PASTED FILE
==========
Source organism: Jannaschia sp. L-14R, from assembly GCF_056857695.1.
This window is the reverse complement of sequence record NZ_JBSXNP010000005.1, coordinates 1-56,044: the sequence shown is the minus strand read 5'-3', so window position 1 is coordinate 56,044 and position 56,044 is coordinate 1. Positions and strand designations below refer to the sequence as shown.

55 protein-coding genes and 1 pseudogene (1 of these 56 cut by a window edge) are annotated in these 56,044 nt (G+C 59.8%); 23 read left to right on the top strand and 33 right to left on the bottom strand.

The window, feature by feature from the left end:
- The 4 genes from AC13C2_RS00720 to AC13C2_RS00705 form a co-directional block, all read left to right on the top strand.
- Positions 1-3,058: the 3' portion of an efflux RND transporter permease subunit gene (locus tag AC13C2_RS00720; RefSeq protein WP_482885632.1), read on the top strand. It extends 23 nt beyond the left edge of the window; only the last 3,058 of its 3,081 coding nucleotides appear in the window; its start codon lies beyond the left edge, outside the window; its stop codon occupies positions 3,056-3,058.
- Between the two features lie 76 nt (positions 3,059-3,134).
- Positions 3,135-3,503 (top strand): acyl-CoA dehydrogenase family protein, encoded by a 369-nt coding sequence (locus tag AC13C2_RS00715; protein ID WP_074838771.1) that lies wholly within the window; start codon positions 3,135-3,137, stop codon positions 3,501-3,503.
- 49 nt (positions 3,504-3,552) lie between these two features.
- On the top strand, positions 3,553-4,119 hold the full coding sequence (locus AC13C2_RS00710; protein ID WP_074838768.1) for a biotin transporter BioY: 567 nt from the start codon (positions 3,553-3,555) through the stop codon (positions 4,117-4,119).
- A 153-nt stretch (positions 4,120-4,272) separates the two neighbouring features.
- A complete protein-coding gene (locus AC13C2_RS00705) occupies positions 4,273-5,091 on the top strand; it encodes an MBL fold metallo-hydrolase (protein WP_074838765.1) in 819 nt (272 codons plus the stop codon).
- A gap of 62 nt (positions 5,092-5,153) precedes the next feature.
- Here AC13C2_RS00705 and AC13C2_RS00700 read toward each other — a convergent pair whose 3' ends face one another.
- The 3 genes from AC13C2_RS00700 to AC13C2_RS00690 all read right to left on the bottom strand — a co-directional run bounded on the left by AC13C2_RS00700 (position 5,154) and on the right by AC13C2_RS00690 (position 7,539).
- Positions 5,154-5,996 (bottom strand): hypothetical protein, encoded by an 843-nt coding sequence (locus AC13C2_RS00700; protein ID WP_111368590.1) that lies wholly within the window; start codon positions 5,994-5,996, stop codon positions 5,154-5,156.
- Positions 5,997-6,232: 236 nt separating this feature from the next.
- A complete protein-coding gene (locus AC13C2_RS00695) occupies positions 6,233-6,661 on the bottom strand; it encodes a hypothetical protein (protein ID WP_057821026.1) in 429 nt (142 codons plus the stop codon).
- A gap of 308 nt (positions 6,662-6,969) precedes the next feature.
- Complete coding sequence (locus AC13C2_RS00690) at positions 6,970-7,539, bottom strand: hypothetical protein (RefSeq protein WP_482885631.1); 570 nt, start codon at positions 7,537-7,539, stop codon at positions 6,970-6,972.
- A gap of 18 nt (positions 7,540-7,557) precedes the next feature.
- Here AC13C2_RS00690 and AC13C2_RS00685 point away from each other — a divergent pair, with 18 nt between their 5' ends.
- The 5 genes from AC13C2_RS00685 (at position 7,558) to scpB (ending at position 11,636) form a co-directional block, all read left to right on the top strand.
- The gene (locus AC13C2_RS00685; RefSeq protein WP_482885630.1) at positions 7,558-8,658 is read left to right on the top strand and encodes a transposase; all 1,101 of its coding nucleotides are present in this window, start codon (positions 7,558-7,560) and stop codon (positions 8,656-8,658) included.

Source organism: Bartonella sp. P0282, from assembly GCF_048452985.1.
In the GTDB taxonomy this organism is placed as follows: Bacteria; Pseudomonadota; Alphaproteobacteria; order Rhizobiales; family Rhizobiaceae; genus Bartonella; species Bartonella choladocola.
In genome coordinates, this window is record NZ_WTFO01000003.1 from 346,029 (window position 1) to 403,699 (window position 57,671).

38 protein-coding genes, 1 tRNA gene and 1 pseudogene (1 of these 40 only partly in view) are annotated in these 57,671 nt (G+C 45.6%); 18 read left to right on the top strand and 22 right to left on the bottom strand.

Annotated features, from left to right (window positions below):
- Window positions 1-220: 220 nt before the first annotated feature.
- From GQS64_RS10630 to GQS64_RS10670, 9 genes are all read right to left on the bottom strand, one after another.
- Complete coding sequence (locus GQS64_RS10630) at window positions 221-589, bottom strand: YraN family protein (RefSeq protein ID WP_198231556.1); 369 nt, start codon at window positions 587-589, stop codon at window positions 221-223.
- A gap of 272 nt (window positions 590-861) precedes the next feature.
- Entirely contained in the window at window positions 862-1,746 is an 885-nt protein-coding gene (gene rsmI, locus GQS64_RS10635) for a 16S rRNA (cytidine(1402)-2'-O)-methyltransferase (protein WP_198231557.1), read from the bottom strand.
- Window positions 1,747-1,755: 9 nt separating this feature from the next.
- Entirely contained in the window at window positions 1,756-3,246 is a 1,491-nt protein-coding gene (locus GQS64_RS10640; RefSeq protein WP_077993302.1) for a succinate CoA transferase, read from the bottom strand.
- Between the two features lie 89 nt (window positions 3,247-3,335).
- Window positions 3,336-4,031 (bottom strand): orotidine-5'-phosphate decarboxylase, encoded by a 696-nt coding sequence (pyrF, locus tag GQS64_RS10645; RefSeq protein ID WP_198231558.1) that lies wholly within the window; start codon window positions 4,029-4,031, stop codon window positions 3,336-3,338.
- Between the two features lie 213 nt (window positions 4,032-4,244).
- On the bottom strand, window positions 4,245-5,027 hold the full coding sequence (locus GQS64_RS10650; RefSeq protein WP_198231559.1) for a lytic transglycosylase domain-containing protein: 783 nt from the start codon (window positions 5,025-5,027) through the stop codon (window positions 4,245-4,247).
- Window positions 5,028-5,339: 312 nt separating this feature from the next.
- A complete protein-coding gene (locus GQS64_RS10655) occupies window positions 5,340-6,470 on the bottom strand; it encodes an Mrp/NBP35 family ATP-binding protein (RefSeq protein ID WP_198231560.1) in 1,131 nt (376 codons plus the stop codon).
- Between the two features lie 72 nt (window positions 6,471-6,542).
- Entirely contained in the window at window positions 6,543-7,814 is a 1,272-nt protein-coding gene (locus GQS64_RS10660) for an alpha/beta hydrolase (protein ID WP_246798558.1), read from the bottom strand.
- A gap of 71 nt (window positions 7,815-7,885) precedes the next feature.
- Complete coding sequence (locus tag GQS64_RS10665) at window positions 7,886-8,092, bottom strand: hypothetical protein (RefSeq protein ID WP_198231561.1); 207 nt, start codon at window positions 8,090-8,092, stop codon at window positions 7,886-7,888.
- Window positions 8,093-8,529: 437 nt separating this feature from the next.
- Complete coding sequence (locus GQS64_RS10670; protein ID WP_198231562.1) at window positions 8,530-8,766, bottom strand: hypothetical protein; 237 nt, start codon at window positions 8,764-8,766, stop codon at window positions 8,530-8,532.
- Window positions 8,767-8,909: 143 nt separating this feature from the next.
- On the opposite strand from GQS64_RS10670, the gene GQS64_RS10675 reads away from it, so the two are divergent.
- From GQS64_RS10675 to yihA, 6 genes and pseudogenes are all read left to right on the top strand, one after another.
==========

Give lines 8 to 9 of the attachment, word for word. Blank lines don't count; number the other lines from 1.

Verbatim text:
- Positions 3,135-3,503 (top strand): acyl-CoA dehydrogenase family protein, encoded by a 369-nt coding sequence (locus tag AC13C2_RS00715; protein ID WP_074838771.1) that lies wholly within the window; start codon positions 3,135-3,137, stop codon positions 3,501-3,503.
- 49 nt (positions 3,504-3,552) lie between these two features.